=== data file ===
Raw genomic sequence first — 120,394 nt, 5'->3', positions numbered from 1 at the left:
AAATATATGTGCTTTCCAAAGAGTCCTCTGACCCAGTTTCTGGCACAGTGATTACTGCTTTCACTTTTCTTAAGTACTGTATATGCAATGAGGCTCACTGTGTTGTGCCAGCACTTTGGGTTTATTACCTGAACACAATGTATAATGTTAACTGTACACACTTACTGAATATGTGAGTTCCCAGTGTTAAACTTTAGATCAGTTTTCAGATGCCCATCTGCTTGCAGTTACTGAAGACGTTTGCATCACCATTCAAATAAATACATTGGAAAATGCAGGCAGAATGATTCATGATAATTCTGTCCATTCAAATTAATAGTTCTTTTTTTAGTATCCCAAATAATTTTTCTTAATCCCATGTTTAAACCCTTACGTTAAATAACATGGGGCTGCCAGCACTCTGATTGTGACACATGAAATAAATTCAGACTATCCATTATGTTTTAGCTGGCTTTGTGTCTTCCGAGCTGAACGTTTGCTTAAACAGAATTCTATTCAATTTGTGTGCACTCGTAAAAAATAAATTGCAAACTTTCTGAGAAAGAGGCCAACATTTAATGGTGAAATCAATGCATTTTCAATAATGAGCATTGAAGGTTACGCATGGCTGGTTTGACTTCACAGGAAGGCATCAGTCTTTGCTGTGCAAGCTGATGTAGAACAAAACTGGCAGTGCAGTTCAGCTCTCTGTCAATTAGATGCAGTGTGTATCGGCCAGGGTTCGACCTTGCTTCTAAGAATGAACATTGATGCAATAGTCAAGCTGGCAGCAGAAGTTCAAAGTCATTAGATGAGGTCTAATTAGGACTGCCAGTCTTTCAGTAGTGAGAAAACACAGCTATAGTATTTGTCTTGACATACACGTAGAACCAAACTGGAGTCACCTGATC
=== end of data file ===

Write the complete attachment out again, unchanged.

Raw genomic sequence first — 120,394 nt, 5'->3', positions numbered from 1 at the left:
AAATATATGTGCTTTCCAAAGAGTCCTCTGACCCAGTTTCTGGCACAGTGATTACTGCTTTCACTTTTCTTAAGTACTGTATATGCAATGAGGCTCACTGTGTTGTGCCAGCACTTTGGGTTTATTACCTGAACACAATGTATAATGTTAACTGTACACACTTACTGAATATGTGAGTTCCCAGTGTTAAACTTTAGATCAGTTTTCAGATGCCCATCTGCTTGCAGTTACTGAAGACGTTTGCATCACCATTCAAATAAATACATTGGAAAATGCAGGCAGAATGATTCATGATAATTCTGTCCATTCAAATTAATAGTTCTTTTTTTAGTATCCCAAATAATTTTTCTTAATCCCATGTTTAAACCCTTACGTTAAATAACATGGGGCTGCCAGCACTCTGATTGTGACACATGAAATAAATTCAGACTATCCATTATGTTTTAGCTGGCTTTGTGTCTTCCGAGCTGAACGTTTGCTTAAACAGAATTCTATTCAATTTGTGTGCACTCGTAAAAAATAAATTGCAAACTTTCTGAGAAAGAGGCCAACATTTAATGGTGAAATCAATGCATTTTCAATAATGAGCATTGAAGGTTACGCATGGCTGGTTTGACTTCACAGGAAGGCATCAGTCTTTGCTGTGCAAGCTGATGTAGAACAAAACTGGCAGTGCAGTTCAGCTCTCTGTCAATTAGATGCAGTGTGTATCGGCCAGGGTTCGACCTTGCTTCTAAGAATGAACATTGATGCAATAGTCAAGCTGGCAGCAGAAGTTCAAAGTCATTAGATGAGGTCTAATTAGGACTGCCAGTCTTTCAGTAGTGAGAAAACACAGCTATAGTATTTGTCTTGACATACACGTAGAACCAAACTGGAGTCACCTGATC